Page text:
BIG Nutrition: Is Gluten Free For You?


BIG Nutrition: Is Gluten Free For You?

wheatNew year’s resolutions often prompt consideration of diets and diet fads. One diet that has received a lot of attention is the gluten-free diet. Of course, there are people who need to follow a strict gluten-free diet, those with wheat allergy, celiac disease, or non-celiac gluten sensitivity. And it is not known exactly how many Americans these may impact. This 5-minute video gives a quick overview of gluten, where it can be found (wheat, rye, barley and Triticale [a cross between wheat and rye]), and who needs to avoid it.

The Mayo Clinic website also provides additional information on the gluten-free diet and the foods that can be eaten:

  • Vegetables, without sauces
  • Fruits
  • Meat, not breaded or processed
  • Quinoa, rice, flax, soy, corn
  • Beans, legumes
  • Nuts and seeds, unprocessed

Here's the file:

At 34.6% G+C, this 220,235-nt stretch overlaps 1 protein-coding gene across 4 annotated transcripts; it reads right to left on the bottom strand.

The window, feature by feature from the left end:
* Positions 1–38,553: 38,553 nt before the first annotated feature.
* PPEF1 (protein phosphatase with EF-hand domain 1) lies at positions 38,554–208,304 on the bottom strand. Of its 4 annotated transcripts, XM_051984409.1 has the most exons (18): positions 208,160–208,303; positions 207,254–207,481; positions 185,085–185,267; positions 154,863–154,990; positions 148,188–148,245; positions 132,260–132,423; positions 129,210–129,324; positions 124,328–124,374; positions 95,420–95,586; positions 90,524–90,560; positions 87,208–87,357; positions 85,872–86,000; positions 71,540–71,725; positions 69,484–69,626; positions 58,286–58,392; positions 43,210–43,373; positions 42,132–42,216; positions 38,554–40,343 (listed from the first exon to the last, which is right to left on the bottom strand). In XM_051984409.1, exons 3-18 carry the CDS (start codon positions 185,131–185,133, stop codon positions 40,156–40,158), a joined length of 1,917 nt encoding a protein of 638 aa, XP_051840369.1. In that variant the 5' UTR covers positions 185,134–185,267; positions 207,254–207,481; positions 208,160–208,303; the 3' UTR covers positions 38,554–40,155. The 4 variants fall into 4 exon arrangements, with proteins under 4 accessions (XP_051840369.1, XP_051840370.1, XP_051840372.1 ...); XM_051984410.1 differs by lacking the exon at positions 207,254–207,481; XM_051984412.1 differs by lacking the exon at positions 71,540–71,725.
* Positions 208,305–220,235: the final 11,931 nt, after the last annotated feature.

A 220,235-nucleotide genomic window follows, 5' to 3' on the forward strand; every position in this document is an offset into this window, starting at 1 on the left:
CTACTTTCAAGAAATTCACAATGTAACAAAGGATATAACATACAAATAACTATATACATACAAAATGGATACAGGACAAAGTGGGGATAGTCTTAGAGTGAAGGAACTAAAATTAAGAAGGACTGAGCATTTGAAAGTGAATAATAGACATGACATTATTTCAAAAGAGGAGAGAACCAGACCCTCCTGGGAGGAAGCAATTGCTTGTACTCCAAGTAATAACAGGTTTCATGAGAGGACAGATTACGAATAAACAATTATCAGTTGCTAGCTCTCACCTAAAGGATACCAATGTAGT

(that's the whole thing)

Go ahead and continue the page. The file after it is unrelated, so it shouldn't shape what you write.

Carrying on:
• Eggs
  • Dairy, without ingredients not permitted

And a sampling of foods not permitted because they either contain wheat, rye or barley or are coated in or processed with gluten containing substances:

  • Beer
  • Breads
  • Baked goods and sweets
  • Cereals
  • Cookies and crackers
  • French fries
  • Pastas
  • Luncheon meats
  • Salad dressings
  • Potato and tortilla chips
  • Prepared soups

Given the restrictive nature of the gluten-free diet, it should not be undertaken lightly. Cross contamination of food ingredients is also a concern.

As noted in the video, other diet culprits (excess sugar, fructans, and others) could be the real root of gastrointestinal distress. Next week, I will cover fructans and another diet gaining in popularity and use, a low FODMAP diet.

Happy and healthful eating,

Donna G. Pertel, MEd, RD, LDN


Questions about setting nutrient-dense eating goals for the year ahead? Contact me at [email protected]